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[c6, p177]

The successful development of the local-magnitude scale encouraged Gutenberg and Richter to develop magnitude scales based on teleseismic observations of earthquakes. Two scales were developed, one based on surface waves, Ms, and one on body waves, mb.

Surface waves with a period near 20 s generally produce the largest amplitudes on a standard long-period seismograph, and so the amplitude of these waves is used to determine Ms, using an equation similar to that used for ML.

The body-wave magnitude, mb, which was developed specifically to treat deep-focus earthquakes, presents yet another alternative scale for magnitude determination. Although it presently is the most commonly reported teleseismic magnitude, current practice in its determination differs from that employed by Gutenberg, and so it is omitted from Table 6.1. As a short-period magnitude, modern mb values measure the same part of the earthquake energy spectrum as ML.

The magnitudes listed by Gutenberg and Richter (1954) that appear in Table 6.1 as Miff are essentially Ms according to Geller and Kanamori (1977); magnitudes attributed to Richter (1958) are based on ML or Ms.

Useful estimates of Ms can be obtained from many different types of long-period seismographs, including the undamped instruments deployed by Milne beginning in 1897. Abe and Nognchi (1983) constructed estimates of Ms from Milne seismograms to resolve a longstanding controversy concerning an apparent peak in global seismicity between 1904 and 1912. Abe (1988) later used the Milne data to determine magnitudes for smaller earthquakes in California between 1898 and 1912. His procedures have been used to compute Ms for additional California events occurring between 1898 and 1934, which are listed in Table 6.1.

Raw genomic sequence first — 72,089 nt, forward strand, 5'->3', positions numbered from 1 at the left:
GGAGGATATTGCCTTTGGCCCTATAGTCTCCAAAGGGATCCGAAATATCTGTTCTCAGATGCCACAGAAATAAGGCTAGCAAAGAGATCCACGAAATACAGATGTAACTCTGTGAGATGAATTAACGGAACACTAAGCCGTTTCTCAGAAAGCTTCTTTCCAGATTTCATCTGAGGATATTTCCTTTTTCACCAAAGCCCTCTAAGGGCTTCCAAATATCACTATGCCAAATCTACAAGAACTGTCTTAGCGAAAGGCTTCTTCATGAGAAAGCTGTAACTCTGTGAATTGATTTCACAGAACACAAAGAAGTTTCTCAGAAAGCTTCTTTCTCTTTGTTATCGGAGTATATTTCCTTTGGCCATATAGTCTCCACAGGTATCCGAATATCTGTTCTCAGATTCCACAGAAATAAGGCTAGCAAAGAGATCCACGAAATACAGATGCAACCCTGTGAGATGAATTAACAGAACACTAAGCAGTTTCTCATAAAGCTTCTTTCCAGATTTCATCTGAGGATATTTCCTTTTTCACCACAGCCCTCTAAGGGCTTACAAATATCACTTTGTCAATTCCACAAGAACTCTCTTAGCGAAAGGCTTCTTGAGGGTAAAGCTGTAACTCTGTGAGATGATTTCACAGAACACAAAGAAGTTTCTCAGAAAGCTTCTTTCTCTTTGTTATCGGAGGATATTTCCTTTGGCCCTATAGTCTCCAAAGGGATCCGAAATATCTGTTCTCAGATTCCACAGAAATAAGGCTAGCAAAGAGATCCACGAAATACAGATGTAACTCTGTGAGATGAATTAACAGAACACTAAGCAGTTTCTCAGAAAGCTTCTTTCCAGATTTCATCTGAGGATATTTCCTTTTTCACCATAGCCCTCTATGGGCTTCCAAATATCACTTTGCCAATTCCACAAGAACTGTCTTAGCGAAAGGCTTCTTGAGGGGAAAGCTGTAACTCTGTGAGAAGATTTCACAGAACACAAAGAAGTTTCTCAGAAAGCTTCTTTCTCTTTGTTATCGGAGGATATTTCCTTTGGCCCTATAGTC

Before the development of seismographs in the late 19th century, descriptions of the effects of earthquakes provided the only means for assessing earthquake size in all but the rare cases where surface faulting was well described. A robust method for relating the area undergoing shaking of a given intensity or greater to ML was developed by Toppozada (1975) for California and western Nevada. Using these relations, Toppozada and others (1981, 1982) successfully assigned an intensity magnitude, MI, to many earthquakes. The isoseismal maps developed in the course of their research also generally provide our best estimates of epicentral locations. New MI values have been determined for several events, using the same procedures as part of this study.